Federal Reserve rep learns about Danville economy, tours BCTC; Seema Sheth gives outlook on economy and inflation
BY FIONA MORGAN
Danville hosted a visit from Federal Reserve SVP and Regional Executive Seema Sheth on Tuesday, who came to learn about the local economy.
Put on by the Danville Boyle County Chamber of Commerce, Sheth made a presentation about what the Federal Reserve does and how it affects locally during a luncheon at CentreWorks. She had discussions with local leaders about how Danville operates, then took tours of Denyo Manufacturing and BCTC.
The Federal Reserve is the central bank of the U.S., and has 12 bank locations across the country. Sheth’s location is the Louisville branch of the St. Louis bank, which covers western Kentucky and southern Indiana.
Their goal is to make sure that the economies unique to this region are well represented on the national scale. The Federal Reserve works to keep inflation low or stable, promote maximum employment, supervise and regulate financial institutions, promote consumer protection and community development.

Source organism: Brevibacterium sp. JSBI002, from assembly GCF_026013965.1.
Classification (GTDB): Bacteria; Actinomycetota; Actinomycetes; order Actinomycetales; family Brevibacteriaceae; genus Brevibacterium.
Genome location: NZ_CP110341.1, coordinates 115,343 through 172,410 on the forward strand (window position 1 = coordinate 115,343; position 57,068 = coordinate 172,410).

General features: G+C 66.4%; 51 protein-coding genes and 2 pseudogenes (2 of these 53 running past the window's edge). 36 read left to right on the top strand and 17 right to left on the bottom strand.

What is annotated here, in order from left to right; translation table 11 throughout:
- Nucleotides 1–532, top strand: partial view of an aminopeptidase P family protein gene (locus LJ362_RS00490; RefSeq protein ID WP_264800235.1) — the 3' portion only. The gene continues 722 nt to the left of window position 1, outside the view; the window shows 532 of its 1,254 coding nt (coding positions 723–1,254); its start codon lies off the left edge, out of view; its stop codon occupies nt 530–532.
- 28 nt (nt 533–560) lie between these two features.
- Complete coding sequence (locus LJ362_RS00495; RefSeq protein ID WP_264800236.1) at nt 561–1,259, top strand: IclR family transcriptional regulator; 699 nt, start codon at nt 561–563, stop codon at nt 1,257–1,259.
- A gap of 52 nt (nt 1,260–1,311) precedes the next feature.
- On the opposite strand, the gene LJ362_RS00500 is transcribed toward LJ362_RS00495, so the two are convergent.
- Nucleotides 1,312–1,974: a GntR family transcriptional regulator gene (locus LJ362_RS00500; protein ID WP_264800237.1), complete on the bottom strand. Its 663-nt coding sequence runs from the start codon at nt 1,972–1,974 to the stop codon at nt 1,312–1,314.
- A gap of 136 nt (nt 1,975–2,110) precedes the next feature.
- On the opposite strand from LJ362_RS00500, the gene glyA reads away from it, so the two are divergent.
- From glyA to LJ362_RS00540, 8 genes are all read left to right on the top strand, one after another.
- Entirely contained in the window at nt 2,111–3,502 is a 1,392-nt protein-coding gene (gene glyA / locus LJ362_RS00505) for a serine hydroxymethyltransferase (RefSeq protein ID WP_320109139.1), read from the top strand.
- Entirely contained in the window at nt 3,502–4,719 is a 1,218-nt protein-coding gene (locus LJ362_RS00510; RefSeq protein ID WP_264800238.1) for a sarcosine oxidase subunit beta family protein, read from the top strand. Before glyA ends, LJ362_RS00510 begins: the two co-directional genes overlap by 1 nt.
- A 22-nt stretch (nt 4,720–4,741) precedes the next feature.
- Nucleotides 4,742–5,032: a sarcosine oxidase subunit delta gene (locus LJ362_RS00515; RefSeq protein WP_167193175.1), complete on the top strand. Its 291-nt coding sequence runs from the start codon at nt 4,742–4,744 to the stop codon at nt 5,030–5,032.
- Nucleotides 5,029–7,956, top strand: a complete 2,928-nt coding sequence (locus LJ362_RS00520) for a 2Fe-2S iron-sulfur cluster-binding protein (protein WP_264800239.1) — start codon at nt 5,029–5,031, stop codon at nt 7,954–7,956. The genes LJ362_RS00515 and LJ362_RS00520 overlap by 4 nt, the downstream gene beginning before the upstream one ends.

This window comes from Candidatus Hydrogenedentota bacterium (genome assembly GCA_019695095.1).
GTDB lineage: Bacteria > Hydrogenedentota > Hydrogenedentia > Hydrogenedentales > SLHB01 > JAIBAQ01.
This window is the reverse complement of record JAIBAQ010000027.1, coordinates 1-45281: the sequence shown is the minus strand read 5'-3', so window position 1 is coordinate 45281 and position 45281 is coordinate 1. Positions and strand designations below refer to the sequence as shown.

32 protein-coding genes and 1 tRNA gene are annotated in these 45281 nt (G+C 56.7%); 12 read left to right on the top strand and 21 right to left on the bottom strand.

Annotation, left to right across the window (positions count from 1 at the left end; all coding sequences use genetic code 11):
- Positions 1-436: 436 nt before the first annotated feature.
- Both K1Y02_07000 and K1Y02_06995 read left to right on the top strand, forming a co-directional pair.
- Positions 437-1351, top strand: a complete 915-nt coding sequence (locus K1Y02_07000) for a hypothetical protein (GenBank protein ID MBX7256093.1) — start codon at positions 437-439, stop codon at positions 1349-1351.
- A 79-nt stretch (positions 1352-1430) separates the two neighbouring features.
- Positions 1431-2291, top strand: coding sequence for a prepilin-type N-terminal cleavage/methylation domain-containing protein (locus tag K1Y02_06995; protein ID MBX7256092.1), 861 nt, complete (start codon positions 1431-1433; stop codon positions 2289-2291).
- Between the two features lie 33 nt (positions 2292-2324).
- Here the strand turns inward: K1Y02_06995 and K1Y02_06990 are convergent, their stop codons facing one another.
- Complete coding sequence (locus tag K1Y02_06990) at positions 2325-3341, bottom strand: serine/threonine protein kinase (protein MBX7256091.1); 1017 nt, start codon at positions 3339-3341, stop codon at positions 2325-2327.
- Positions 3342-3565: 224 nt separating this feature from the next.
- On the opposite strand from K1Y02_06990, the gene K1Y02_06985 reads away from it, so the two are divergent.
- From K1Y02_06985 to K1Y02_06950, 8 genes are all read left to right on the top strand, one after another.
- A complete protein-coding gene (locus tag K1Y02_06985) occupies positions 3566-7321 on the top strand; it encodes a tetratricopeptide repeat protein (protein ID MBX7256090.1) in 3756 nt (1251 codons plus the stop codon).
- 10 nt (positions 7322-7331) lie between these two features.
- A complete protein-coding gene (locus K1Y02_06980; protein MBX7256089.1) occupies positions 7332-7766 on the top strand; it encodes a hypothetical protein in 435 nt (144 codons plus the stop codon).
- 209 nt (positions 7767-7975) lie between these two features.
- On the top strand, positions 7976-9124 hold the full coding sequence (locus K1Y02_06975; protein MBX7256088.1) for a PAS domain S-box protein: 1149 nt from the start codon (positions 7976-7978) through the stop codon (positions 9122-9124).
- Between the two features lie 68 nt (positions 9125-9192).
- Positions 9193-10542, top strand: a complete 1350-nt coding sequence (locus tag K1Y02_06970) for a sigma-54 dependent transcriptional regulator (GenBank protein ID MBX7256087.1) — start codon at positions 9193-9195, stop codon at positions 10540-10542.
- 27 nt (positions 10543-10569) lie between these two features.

The Federal Reserve votes on what to do with interest rates in response to economic factors. Sheth explained that they can’t fix problems with the economy, like creating new jobs, so they raise or lower interest rates in an attempt to fix problems or stabilize the economy.
During her presentation, she explained that the economy surged after the pandemic, but there continue to be workforce shortages. According to the U.S. Bureau of Labor Statistics, labor demand exceeds labor supply by 4 million people.
A strong demand plus strained supply has led to very high inflation. Supply chain disruptions spiked in 2022, but Sheth said they are showing signs of easing.
Sheth said after the pandemic, people are spending more on goods and less on services, partly because goods are more expensive. People saved more during the pandemic because they couldn’t do anything or go anywhere, then spent more after the pandemic, so the bank is seeing more credit usage.
She said they are seeing a pullback in economic activity, but that it’s not a bad thing, since economies are cyclical and this will allow for some correction and adjustment.